The airy summit perch accommodates a handful of people.

Views from the peak are as beautiful and colorful as the name implies. Looking south are Golden Horn, Pilot Knob, and Ice Lake.  (THW, photo)

West is Rolling Mountain, Grizzly Peak, San Miguel Peak, and the Wilson Group. (THW, photo)

The image below gives an overview of the trail back to the saddle. Find the couloir and the thin footpath at the base of the cliffs. Note: one of my friends climbed the rock rib that forms the south wall of the couloir; another went up a minor gully just to the right of the standard couloir back in 2007. 

Fuller Peak, 13,761': The Picnic Summit is just 0.3 mile from Saddle 13,500' with 261 feet of vertical. The route is free of obstacles and takes 10 to 15 minutes. It truly is just a walk. Take the trail which strides along the top of ridge or just to the side. (THW, photo)

Climbers who ascend Vermilion first will reach Fuller Peak at 6.5 miles. It has a wonderfully long, flat summit. Fuller is a peak for everyone to enjoy. (THW, photo)

Here is just a tiny wedge of the engaging view. Pilot Knob and Golden Horn are on the left, Fuller Lake is center-right, and Ice Lake is the outrageous blue dot smack in the center. (THW, photo)

Returning to the saddle renders astonishing looks at rugged Vermilion. Listen for the distinctive sound of water running under rock in the upper basin.

The bench affords a classic view of Ice Lake. Soaring above the basin are V4, U S Grant Peak, and V2. The trail to Island Lake is easy to spot if that temps you.

A word about weather. Ice Lake Basin is a gathering place for drenching rain, hail, sleet, snow, and electricity so start early on a reasonable weather day. This is a time-consuming hike. Snow lingers deep and late in the upper basin. There is typically a two month window for climbing Vermilion and Fuller--from early August until the snow flies. It took five attempts for me to reach Vermilion the first time. I was thwarted by the saddle cornice and wild storms. Even then, the southwest traverse was covered in September snow.
 

Thursday, August 13, 2015

San Joaquin Ridge Summit, 13,460'

Essence: Radiant hike in Telluride's backyard. Utilize ski area roads to gain quick access to the alpine. Off-trail, transcend floral splendor into a chaotic basin where San Juan Volcanics are decomposing beneath your feet and before your eyes. Stand on a thin summit ridge at the 3,000 foot brink of nothingness.
Travel: The hike begins from the San Sophia Gondola Station at Telluride Ski Resort. The free gondola is located four blocks south of Colorado Avenue on San Juan Avenue. Free all-day parking is available at the Carhenge parking lot off West Pacific Avenue at the west end of town. Check the website for gondola hours and Mountain Village access.  Distance and Elevation Gain: 12 miles; 3,775 feet of climbing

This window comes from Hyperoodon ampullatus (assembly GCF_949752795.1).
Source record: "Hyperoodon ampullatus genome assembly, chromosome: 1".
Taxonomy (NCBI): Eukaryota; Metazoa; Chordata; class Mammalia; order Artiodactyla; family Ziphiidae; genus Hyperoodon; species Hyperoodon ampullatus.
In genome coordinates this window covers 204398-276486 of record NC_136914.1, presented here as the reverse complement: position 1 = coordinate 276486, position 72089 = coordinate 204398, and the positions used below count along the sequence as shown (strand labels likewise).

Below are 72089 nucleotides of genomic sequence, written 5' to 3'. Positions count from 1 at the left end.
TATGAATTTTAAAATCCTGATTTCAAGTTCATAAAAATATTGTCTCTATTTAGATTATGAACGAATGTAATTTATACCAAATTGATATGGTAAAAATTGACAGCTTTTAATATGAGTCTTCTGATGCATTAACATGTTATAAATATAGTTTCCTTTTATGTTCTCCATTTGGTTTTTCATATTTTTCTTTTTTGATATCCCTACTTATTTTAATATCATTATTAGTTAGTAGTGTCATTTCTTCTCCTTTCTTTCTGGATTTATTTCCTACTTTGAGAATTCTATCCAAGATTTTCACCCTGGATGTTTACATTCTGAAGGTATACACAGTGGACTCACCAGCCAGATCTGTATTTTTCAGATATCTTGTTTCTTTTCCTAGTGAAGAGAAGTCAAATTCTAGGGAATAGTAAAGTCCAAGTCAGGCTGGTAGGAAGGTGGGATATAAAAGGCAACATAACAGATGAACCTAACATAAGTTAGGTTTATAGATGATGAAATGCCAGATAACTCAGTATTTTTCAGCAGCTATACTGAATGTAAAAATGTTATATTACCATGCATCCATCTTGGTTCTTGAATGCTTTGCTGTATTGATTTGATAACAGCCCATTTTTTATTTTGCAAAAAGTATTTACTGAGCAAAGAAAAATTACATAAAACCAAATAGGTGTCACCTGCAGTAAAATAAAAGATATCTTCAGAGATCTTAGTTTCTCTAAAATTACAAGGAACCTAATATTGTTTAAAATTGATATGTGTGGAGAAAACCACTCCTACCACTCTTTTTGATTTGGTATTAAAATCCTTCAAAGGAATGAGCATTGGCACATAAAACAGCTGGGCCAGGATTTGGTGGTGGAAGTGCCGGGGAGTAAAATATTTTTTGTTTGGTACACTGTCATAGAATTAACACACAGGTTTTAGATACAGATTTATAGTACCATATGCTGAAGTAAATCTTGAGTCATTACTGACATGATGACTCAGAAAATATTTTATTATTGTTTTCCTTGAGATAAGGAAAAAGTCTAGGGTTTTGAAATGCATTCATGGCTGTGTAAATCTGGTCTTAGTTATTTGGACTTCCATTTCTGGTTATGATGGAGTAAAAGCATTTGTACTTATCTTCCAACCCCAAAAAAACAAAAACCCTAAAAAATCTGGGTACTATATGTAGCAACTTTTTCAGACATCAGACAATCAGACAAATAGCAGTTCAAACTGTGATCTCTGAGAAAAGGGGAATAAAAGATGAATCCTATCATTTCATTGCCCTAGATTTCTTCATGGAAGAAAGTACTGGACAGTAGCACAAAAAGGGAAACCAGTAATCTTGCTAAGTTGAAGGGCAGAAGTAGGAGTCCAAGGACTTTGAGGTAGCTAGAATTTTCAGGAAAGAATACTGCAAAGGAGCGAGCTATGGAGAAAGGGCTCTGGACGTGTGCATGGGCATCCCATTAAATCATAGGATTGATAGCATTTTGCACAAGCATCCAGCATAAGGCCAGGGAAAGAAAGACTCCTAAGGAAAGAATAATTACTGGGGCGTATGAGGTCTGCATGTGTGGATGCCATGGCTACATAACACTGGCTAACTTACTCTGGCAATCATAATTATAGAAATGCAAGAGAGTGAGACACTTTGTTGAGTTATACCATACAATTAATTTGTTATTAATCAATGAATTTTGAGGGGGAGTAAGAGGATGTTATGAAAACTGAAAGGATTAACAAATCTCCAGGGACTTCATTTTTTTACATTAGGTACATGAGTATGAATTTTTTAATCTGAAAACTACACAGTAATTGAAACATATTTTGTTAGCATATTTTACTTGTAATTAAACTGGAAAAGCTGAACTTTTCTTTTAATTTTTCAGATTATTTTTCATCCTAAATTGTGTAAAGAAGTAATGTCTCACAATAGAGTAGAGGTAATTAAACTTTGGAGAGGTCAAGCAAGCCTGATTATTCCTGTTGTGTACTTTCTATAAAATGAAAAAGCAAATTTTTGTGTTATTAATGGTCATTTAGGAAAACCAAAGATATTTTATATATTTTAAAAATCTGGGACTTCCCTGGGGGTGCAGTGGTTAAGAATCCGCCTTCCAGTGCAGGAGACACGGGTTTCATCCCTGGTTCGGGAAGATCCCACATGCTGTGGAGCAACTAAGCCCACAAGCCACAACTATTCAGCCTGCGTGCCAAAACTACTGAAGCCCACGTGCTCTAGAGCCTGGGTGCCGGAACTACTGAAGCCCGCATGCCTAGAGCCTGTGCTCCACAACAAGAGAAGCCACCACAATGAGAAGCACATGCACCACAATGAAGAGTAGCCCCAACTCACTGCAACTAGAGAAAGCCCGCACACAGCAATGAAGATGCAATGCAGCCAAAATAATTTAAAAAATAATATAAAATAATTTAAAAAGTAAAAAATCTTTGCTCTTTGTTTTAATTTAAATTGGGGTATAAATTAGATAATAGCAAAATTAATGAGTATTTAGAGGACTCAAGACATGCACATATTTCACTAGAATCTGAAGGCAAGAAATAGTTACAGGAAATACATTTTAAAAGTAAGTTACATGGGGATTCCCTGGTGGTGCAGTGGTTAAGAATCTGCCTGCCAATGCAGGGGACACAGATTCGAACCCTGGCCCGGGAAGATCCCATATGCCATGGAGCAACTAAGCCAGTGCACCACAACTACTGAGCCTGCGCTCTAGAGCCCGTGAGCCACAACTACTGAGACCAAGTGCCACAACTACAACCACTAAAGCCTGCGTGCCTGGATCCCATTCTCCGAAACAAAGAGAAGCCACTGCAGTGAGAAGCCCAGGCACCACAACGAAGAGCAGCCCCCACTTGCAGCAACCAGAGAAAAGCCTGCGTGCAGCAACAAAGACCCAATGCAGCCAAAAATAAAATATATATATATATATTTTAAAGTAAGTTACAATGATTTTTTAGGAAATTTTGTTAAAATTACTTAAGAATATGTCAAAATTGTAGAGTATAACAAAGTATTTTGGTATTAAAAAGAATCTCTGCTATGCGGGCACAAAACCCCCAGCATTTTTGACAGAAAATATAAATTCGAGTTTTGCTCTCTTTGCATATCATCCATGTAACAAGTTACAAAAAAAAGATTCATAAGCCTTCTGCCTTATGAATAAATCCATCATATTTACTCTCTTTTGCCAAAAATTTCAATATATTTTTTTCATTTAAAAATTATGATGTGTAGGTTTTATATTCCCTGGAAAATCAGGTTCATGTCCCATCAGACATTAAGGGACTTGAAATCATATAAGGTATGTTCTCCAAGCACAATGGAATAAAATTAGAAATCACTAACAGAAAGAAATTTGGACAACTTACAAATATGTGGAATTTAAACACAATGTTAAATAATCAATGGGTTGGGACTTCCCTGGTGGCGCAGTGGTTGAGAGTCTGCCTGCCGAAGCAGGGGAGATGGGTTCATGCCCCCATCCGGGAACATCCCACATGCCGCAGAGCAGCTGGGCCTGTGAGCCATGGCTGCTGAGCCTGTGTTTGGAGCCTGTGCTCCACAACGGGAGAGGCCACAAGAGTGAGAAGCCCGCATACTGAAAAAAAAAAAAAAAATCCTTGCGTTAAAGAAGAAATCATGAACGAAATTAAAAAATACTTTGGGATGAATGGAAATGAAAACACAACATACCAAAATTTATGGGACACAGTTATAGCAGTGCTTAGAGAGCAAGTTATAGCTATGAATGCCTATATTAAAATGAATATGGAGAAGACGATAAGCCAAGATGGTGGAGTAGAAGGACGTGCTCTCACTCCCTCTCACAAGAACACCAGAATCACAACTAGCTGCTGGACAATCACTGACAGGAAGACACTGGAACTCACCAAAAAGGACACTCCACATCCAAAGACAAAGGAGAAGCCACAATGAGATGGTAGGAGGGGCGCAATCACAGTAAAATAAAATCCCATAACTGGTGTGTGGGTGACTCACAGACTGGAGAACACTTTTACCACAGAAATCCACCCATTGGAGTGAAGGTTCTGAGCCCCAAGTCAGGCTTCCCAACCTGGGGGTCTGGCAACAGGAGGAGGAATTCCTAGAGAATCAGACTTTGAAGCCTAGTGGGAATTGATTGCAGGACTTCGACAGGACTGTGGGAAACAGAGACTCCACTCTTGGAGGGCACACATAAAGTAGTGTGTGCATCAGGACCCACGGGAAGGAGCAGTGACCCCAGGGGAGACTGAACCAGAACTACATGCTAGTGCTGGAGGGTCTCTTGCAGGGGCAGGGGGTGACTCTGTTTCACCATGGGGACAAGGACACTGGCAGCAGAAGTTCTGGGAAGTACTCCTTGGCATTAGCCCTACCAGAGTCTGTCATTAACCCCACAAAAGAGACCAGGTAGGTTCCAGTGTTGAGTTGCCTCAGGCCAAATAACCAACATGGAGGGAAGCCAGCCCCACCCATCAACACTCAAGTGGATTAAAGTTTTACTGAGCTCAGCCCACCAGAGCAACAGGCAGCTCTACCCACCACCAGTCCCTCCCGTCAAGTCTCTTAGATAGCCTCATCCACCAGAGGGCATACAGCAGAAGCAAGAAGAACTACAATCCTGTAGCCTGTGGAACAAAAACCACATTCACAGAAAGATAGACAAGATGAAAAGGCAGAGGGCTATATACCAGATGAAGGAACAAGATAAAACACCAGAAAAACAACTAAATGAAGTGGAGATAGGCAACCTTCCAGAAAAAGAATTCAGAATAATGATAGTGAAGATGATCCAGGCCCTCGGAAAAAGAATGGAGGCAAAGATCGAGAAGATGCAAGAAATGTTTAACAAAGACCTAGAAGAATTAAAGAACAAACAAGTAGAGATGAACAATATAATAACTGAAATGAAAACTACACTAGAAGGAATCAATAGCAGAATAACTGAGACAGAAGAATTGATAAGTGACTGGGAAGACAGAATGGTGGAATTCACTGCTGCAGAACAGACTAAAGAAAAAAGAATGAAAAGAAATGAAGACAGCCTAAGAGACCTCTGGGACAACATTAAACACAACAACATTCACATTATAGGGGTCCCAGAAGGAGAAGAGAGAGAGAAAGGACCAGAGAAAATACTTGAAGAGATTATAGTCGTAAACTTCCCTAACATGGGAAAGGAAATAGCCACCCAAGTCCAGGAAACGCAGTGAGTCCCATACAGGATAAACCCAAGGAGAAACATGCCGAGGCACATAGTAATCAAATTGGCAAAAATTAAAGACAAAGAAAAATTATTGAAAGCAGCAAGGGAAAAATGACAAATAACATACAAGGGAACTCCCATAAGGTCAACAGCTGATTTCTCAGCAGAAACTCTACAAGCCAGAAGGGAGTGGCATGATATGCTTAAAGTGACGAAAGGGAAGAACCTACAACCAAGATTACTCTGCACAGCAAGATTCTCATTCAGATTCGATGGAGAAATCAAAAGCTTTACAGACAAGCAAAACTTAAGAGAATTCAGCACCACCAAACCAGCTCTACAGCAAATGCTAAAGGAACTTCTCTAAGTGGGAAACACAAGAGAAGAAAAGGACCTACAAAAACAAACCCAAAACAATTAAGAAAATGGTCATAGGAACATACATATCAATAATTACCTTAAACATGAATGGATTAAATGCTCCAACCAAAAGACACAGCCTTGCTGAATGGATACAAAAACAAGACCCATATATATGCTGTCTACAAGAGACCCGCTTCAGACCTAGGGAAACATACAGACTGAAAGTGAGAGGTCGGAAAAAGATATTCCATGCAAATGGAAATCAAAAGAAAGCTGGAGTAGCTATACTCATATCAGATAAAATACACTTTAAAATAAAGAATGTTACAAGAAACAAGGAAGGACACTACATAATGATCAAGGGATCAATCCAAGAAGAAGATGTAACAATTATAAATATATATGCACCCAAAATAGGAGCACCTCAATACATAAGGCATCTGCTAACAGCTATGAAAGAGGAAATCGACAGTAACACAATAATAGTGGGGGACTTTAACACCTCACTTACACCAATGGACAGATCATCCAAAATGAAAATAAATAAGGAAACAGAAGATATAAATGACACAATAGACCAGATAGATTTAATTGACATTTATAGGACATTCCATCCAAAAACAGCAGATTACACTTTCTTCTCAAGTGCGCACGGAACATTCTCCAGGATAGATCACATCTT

Time: 6:00 to 7:30
Difficulty: Trail, off-trail; navigation somewhat challenging; brief Class 3 scrambling with mild exposure
Map: Telluride, Colorado 7.5 Quad
Date Hiked: August 13, 2015
Quote: This rock is a living rock, a divine wave of energy suspended in time and space, creating a pause of long or short duration in the endless melody. Henry Miller

The crest of San Joaquin Ridge Summit, ranked 303 in Colorado, is narrow. The rockscape falls abruptly away affording an airy vista. (THW, photo)

Route: From the San Sophia Gondola Station, quickly gain elevation while hiking south through the ski resort to the Wasatch Connection. Lose 680 feet and cross the West Fork of Bear Creek. Curve around the base of San Joaquin Ridge, off-trail, and go due south to the saddle east of San Joaquin Benchmark, Pt. 13,446'. Climb east to the summit. 

From San Sophia Station at 10,550 feet, walk south on the ski area road following signs to See Forever Trail. As directed, skirt the ski run, shown, on the road to its west. At 0.45 mile, make a sharp left which puts you out on the ski hill. Wooden steps awkwardly ascend the steep slope.

At about 1.0 mile, the utility road doubling as the trail goes off course a bit. Leave it and just walk steeply up the ridge on a cat track. Go right at the fork at 1.75 miles and immediately right again. Crazy, craggy Palmyra Peak and the staggering mountains in the Lizard Head Wilderness wander in and out through the trees. Below, a hiker walks up the hill beside snowmaking towers. Turn around frequently to watch peaks in the Mount Sneffels Wilderness arise full throttle over Telluride in the north.